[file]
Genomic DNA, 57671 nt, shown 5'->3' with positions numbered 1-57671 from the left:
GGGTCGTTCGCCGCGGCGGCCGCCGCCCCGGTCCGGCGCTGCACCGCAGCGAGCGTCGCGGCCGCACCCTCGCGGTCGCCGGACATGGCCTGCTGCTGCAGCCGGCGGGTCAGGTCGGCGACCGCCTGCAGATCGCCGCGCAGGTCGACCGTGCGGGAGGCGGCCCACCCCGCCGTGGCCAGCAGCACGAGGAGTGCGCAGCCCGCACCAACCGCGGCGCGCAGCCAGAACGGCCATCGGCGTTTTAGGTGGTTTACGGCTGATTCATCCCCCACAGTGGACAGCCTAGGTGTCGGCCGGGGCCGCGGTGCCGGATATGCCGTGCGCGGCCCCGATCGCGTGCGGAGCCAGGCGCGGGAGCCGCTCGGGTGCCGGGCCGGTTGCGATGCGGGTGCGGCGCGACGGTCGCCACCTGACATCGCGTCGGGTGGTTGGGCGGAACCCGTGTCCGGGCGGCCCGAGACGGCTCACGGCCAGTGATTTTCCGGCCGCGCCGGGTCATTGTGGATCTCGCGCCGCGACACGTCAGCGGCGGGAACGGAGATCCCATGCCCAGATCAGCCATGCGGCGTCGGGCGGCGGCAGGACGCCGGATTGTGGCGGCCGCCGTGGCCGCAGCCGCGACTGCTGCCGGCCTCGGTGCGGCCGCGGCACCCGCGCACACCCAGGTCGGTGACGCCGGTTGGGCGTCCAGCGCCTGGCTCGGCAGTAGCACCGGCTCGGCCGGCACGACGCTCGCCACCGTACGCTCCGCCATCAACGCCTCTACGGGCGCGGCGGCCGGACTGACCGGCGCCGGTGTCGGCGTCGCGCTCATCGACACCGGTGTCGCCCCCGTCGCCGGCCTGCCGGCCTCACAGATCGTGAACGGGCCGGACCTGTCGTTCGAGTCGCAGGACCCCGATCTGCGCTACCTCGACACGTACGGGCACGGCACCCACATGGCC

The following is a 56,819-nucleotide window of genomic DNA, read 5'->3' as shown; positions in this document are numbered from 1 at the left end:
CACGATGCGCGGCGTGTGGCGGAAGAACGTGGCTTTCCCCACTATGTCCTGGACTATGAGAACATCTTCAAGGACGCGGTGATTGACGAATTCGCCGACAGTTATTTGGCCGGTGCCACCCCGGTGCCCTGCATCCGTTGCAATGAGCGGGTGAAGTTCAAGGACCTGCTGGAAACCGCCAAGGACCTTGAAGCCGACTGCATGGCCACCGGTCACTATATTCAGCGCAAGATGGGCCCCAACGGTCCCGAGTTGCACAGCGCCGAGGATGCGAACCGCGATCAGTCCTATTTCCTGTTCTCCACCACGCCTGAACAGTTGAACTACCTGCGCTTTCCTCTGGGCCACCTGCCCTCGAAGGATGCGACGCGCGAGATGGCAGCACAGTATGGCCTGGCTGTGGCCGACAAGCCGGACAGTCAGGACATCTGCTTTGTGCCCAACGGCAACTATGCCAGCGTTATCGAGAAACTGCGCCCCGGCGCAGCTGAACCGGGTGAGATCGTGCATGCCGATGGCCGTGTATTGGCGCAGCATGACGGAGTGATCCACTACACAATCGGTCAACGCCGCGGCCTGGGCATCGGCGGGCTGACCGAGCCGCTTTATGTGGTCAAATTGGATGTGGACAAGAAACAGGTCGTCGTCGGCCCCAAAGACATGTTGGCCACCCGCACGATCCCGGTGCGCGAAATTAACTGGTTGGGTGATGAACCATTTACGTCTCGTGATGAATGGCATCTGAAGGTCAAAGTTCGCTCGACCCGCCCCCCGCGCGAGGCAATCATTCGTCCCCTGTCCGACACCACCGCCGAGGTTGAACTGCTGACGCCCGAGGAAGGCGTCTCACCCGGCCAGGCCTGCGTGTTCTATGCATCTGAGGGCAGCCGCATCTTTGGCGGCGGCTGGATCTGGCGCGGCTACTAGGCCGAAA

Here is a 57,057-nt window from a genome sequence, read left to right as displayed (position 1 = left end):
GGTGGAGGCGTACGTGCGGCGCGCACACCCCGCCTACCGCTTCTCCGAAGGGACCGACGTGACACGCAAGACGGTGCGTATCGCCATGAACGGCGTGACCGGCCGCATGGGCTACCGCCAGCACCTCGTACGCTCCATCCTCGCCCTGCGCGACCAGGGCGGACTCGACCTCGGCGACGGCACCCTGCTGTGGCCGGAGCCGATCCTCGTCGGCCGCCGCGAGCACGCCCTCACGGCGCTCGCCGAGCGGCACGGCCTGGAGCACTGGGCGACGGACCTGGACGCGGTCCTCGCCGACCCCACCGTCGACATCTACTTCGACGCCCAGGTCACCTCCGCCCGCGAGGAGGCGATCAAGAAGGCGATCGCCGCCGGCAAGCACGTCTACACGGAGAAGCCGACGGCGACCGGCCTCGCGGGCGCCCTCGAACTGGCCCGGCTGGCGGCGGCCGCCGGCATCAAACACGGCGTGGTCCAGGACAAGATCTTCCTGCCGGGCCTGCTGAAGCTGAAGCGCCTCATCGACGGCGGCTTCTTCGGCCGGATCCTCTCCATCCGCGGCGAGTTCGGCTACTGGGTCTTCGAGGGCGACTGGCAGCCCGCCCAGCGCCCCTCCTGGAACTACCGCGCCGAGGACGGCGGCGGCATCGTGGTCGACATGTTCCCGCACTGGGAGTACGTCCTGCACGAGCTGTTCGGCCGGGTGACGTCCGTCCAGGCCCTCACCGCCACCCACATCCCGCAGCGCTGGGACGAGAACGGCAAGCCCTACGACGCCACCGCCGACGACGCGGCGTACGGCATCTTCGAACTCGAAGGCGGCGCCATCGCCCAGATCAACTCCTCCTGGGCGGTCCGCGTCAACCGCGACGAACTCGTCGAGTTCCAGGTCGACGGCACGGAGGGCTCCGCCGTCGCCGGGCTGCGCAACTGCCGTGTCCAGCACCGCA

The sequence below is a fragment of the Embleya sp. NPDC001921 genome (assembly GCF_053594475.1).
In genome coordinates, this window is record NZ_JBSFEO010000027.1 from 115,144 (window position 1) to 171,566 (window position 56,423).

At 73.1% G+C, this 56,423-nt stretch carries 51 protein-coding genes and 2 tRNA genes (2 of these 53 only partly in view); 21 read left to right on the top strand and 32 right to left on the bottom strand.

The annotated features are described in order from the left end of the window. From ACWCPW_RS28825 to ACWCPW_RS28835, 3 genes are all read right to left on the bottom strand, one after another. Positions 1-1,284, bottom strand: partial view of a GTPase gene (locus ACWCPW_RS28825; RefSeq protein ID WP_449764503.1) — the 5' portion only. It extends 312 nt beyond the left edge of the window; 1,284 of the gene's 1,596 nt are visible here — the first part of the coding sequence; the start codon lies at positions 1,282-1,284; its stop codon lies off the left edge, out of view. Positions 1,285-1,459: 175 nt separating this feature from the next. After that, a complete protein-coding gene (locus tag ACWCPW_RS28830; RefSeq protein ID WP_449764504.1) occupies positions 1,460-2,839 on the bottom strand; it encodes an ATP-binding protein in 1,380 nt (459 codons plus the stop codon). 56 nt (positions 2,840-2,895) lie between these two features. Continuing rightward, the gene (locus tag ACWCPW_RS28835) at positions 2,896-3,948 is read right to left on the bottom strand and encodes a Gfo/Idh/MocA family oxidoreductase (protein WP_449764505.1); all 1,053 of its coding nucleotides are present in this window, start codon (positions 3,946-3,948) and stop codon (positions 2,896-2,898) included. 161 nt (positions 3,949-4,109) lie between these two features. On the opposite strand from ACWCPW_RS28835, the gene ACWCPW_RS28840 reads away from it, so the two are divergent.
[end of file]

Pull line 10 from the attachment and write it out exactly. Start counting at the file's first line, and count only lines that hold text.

The annotated features are described in order from the left end of the window. From ACWCPW_RS28825 to ACWCPW_RS28835, 3 genes are all read right to left on the bottom strand, one after another. Positions 1-1,284, bottom strand: partial view of a GTPase gene (locus ACWCPW_RS28825; RefSeq protein ID WP_449764503.1) — the 5' portion only. It extends 312 nt beyond the left edge of the window; 1,284 of the gene's 1,596 nt are visible here — the first part of the coding sequence; the start codon lies at positions 1,282-1,284; its stop codon lies off the left edge, out of view. Positions 1,285-1,459: 175 nt separating this feature from the next. After that, a complete protein-coding gene (locus tag ACWCPW_RS28830; RefSeq protein ID WP_449764504.1) occupies positions 1,460-2,839 on the bottom strand; it encodes an ATP-binding protein in 1,380 nt (459 codons plus the stop codon). 56 nt (positions 2,840-2,895) lie between these two features. Continuing rightward, the gene (locus tag ACWCPW_RS28835) at positions 2,896-3,948 is read right to left on the bottom strand and encodes a Gfo/Idh/MocA family oxidoreductase (protein WP_449764505.1); all 1,053 of its coding nucleotides are present in this window, start codon (positions 3,946-3,948) and stop codon (positions 2,896-2,898) included. 161 nt (positions 3,949-4,109) lie between these two features. On the opposite strand from ACWCPW_RS28835, the gene ACWCPW_RS28840 reads away from it, so the two are divergent.